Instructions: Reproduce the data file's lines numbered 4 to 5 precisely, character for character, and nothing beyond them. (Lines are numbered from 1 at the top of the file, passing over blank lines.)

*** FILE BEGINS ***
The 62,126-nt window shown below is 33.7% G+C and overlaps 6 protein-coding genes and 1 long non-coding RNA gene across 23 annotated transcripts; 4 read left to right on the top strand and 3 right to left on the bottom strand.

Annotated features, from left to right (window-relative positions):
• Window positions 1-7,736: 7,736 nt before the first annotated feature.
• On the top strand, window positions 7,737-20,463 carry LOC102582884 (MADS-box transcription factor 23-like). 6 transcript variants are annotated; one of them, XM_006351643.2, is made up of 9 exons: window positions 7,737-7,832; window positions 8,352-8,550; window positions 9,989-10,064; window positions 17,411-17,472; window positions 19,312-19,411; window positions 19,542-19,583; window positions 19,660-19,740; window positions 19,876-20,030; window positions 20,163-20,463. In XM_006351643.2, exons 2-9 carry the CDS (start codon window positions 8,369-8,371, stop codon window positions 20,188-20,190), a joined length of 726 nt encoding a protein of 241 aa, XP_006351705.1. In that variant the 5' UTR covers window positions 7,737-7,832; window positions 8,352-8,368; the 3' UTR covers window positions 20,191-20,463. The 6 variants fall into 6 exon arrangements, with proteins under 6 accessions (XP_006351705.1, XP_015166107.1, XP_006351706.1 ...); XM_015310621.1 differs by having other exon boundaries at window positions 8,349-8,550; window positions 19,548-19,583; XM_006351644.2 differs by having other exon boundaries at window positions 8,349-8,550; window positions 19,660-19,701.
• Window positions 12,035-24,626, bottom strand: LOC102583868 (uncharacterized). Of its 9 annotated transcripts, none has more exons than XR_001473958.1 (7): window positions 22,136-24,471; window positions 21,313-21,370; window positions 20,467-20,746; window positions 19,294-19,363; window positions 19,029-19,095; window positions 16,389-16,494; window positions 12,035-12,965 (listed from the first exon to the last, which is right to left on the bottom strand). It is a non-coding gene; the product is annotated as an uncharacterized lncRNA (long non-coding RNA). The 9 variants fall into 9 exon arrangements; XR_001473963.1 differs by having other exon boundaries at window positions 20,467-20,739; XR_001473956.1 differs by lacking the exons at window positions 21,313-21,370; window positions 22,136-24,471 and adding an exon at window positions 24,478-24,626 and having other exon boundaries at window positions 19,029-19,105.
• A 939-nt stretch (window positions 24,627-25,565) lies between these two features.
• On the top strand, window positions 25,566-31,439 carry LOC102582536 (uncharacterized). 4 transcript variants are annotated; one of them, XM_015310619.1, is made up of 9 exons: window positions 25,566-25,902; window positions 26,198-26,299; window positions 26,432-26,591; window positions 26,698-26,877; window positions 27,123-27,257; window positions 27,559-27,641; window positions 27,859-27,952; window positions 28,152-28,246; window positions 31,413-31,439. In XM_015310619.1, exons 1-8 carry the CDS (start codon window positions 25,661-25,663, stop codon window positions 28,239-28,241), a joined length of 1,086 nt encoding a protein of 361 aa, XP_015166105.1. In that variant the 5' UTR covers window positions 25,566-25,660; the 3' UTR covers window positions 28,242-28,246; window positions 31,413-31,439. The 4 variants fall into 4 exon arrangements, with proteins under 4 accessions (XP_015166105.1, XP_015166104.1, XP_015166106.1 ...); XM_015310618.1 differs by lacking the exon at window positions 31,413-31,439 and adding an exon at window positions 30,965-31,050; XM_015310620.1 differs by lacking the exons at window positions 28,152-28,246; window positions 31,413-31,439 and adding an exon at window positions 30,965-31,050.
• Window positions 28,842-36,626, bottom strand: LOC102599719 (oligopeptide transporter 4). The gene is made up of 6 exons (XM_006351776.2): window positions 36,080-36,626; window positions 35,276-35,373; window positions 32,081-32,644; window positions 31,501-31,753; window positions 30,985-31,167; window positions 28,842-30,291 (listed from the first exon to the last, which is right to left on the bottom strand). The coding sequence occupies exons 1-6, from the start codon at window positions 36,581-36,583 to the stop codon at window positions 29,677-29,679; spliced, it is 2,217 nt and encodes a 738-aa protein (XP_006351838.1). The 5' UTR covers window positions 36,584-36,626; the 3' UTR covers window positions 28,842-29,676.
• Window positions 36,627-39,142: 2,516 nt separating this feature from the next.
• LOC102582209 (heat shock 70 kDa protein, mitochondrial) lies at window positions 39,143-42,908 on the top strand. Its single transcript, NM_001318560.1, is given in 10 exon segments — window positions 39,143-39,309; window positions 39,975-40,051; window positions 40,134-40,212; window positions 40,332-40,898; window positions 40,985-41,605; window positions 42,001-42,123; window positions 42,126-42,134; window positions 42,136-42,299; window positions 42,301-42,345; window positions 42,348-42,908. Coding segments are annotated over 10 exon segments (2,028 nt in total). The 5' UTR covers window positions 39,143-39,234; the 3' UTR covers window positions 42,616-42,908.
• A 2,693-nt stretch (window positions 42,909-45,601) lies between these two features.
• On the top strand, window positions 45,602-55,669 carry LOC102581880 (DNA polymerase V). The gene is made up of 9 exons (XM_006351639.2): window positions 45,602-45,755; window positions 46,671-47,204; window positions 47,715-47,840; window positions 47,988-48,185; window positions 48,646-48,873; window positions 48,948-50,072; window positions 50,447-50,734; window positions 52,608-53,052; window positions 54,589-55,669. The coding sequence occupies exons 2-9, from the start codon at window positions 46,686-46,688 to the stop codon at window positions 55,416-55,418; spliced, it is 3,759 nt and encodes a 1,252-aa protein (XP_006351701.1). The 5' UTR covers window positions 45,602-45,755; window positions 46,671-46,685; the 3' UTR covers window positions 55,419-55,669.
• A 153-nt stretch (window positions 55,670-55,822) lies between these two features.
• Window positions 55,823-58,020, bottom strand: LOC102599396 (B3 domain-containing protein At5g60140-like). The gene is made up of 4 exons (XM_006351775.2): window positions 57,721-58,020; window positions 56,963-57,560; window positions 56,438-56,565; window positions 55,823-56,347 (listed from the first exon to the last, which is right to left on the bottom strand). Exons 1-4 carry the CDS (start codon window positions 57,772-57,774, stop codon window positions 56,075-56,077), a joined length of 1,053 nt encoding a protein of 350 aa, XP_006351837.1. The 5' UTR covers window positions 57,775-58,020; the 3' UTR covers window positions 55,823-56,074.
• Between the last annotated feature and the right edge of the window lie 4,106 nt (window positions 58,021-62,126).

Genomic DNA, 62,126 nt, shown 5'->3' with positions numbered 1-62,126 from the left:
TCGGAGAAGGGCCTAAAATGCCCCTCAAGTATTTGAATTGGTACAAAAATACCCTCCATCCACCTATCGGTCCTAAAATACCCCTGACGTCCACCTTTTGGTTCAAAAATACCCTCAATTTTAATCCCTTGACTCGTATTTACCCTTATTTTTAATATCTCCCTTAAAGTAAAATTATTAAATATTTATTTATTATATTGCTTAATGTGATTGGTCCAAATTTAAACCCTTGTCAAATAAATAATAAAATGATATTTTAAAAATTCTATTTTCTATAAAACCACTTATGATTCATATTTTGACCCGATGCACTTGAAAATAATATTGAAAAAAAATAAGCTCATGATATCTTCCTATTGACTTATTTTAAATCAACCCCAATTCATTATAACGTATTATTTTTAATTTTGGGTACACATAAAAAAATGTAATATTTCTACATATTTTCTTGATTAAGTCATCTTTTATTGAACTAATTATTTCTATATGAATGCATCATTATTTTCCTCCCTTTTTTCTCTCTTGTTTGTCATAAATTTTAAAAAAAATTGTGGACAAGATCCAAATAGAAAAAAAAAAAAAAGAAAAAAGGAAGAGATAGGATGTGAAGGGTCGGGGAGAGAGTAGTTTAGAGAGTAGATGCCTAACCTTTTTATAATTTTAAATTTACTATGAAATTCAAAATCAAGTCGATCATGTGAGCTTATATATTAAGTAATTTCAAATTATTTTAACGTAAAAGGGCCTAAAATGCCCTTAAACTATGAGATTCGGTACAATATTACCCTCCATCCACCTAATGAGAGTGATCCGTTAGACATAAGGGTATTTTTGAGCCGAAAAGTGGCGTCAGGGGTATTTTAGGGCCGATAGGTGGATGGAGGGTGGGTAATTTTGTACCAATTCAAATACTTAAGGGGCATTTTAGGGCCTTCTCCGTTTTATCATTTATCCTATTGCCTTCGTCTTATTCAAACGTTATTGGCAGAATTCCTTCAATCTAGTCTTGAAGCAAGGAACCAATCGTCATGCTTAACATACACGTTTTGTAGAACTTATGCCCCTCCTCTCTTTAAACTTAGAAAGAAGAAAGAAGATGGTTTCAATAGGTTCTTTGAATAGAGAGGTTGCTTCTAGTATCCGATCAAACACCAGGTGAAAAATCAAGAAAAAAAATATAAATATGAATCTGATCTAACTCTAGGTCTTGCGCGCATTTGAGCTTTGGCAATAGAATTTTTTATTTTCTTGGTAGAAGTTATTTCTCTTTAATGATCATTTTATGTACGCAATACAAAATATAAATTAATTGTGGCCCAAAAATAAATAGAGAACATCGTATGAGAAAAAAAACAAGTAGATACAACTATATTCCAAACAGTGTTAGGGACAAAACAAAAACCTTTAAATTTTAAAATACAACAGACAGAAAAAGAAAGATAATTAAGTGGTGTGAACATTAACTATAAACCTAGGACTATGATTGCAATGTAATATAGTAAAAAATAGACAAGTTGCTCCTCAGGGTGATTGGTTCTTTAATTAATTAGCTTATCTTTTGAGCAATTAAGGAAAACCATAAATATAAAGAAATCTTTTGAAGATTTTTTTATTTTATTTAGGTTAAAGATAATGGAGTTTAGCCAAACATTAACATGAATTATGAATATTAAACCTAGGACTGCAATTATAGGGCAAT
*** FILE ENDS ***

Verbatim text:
• On the top strand, window positions 7,737-20,463 carry LOC102582884 (MADS-box transcription factor 23-like). 6 transcript variants are annotated; one of them, XM_006351643.2, is made up of 9 exons: window positions 7,737-7,832; window positions 8,352-8,550; window positions 9,989-10,064; window positions 17,411-17,472; window positions 19,312-19,411; window positions 19,542-19,583; window positions 19,660-19,740; window positions 19,876-20,030; window positions 20,163-20,463. In XM_006351643.2, exons 2-9 carry the CDS (start codon window positions 8,369-8,371, stop codon window positions 20,188-20,190), a joined length of 726 nt encoding a protein of 241 aa, XP_006351705.1. In that variant the 5' UTR covers window positions 7,737-7,832; window positions 8,352-8,368; the 3' UTR covers window positions 20,191-20,463. The 6 variants fall into 6 exon arrangements, with proteins under 6 accessions (XP_006351705.1, XP_015166107.1, XP_006351706.1 ...); XM_015310621.1 differs by having other exon boundaries at window positions 8,349-8,550; window positions 19,548-19,583; XM_006351644.2 differs by having other exon boundaries at window positions 8,349-8,550; window positions 19,660-19,701.
• Window positions 12,035-24,626, bottom strand: LOC102583868 (uncharacterized). Of its 9 annotated transcripts, none has more exons than XR_001473958.1 (7): window positions 22,136-24,471; window positions 21,313-21,370; window positions 20,467-20,746; window positions 19,294-19,363; window positions 19,029-19,095; window positions 16,389-16,494; window positions 12,035-12,965 (listed from the first exon to the last, which is right to left on the bottom strand). It is a non-coding gene; the product is annotated as an uncharacterized lncRNA (long non-coding RNA). The 9 variants fall into 9 exon arrangements; XR_001473963.1 differs by having other exon boundaries at window positions 20,467-20,739; XR_001473956.1 differs by lacking the exons at window positions 21,313-21,370; window positions 22,136-24,471 and adding an exon at window positions 24,478-24,626 and having other exon boundaries at window positions 19,029-19,105.